“He was a charming, charismatic man who had a very softly spoken voice. He was the sort of person who dressed very well in Armani suits and was extremely articulate. He portrayed himself as a very good and honourable man claiming that my money would go into the most legitimate investments which he had carried out due diligence checks on himself. He even made me believe that a number of celebrities had also invested with him – he showed me some documents with famous footballers’ signatures on, which made me trust that he was genuine.
“I chose to see him socially also as he was very personable and friendly, contacting me regularly during the period when he was persuading me to invest. I even sought his advice on many of my other financial affairs. Once I had handed over my life savings, however, things began to change.
“The first few interest payments came through on time but when payments began to come late or were not of the sums promised to me, I began to worry that all was not as it seemed; where he had been so easily contactable before, it was now extremely difficult to get hold of him.
“Eventually I came to realize that I had been scammed and that this man was living his flash lifestyle using the money that was meant for my daughters’ educations and our own retirement. The loss of this money is devastating and our lives will not be the same again.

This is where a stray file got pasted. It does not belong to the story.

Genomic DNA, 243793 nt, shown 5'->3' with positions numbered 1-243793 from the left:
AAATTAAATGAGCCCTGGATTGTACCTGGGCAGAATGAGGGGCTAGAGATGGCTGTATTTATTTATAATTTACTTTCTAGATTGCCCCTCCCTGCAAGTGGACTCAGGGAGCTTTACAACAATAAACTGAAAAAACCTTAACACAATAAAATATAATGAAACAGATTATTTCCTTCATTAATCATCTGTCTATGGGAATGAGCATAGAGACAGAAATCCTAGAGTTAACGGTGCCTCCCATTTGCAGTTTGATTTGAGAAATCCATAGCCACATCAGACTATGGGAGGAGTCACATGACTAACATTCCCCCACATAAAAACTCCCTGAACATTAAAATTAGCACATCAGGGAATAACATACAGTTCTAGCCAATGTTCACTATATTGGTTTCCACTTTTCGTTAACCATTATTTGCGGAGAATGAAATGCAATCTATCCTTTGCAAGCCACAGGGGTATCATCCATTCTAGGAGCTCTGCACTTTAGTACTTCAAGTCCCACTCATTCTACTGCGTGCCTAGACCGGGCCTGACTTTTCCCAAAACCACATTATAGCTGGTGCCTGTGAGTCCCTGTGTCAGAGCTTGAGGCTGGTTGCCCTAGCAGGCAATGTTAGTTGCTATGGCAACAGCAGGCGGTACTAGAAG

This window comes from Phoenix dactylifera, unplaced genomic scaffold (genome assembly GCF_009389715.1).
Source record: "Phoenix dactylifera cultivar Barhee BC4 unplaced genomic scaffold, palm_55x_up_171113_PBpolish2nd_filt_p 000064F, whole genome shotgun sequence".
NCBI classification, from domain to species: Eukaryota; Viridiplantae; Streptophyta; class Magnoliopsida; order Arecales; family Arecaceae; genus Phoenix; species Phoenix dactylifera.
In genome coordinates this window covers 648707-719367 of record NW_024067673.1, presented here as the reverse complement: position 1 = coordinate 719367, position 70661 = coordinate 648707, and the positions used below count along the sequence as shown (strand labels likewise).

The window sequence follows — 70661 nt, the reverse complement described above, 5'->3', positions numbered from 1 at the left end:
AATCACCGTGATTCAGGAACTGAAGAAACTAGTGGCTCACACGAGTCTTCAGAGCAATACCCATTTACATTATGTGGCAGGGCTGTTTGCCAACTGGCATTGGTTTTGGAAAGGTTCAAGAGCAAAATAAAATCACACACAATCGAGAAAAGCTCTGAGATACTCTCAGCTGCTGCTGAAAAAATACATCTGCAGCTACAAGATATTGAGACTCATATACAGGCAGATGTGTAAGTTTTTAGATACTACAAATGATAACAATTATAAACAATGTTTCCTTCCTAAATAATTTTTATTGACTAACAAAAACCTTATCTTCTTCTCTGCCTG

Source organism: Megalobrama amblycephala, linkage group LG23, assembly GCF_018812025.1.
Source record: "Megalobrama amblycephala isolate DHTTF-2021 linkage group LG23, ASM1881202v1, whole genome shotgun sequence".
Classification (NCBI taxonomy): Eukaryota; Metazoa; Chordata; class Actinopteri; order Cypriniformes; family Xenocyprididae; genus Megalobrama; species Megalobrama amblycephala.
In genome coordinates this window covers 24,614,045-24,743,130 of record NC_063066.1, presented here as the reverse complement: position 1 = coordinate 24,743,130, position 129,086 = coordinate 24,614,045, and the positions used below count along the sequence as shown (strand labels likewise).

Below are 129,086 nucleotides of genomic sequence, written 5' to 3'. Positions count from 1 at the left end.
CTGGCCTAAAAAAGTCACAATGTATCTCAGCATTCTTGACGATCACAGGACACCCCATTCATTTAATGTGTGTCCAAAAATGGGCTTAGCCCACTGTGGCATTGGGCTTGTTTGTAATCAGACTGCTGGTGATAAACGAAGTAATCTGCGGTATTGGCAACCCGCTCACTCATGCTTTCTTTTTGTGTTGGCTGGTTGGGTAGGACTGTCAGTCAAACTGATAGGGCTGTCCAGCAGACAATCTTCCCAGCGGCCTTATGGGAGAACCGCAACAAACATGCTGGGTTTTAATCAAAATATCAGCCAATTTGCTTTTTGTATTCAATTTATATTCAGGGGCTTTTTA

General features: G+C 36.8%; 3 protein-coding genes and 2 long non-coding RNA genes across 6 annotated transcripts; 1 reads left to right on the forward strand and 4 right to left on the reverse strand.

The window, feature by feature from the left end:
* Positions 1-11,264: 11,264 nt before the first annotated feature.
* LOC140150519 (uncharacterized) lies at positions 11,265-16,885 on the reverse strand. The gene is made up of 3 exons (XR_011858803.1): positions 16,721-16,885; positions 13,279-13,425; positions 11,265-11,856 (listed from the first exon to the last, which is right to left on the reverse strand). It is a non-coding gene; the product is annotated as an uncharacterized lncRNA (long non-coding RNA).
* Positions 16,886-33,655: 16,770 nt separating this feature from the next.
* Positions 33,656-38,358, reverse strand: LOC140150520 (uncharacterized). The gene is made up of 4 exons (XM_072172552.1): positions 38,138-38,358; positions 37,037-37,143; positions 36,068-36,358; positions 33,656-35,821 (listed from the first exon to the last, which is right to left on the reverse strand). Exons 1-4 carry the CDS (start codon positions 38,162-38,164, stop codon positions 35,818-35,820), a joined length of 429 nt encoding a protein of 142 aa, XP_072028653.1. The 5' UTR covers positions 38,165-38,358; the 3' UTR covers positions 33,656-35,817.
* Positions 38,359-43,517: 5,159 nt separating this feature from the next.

“I am angry that I was taken advantage of by such a manipulative man and I’m sure I speak for all those victims in my position when I say that Fonseka and the others involved are where they belong, behind bars.”
Details of defendants:
[A] John Francis Napoli, 51 (20.03.59) an American businessman of Sevenoaks, Tonbridge, Kent was found guilty of unauthorised deposit taking at Southwark Crown Court. He will be sentenced on the 17 February.
[B] Vibhawa Fonseka, 41 (24.03.69) of Spring Grove Crescent, Hounslow ,Middlesex was found guilty of Money Laundering, 30 counts of deception and unauthorised deposit taking at Southwark Crown Court on the 12 April 2010. He was sentenced to eight years in prison on 2 July 2010.
[C] John Branham James, 56 (28.09.54) a former solicitor of Short Hill, Nottingham was found guilty of deception, Money Laundering and unauthorised deposit taking at Southwark Crown Court on the 12 April 2010. He was sentenced to seven years in prison on the 2 July 2010.
[D] Mushtaq Ahmed, 56 (29.12.54) an accountant of Shay Fold, Bradford pleaded guilty to money laundering and unauthorised deposit taking at Southwark Crown Court on the 12 April 2010. He was fined £5,000 – with additional costs of £5,000 to be paid on the 2 July 2010.
[E] Samantha Koralage, 38 (28.09.72) of Elvin Court, Kingsbury, London pleaded guilty to unauthorized deposit taking on the 28 September 2010. He will be sentenced on 28 February.
[F] Upul Dezoysa, 60 (11.02.50) of Long Lane, Ickenham, Middlesex pleaded guilty to unauthorised deposit taking on the 28 September 2010. He will be sentenced on 28 February.
A financial investigation is under way in an attempt to recoup assets owned by those convicted.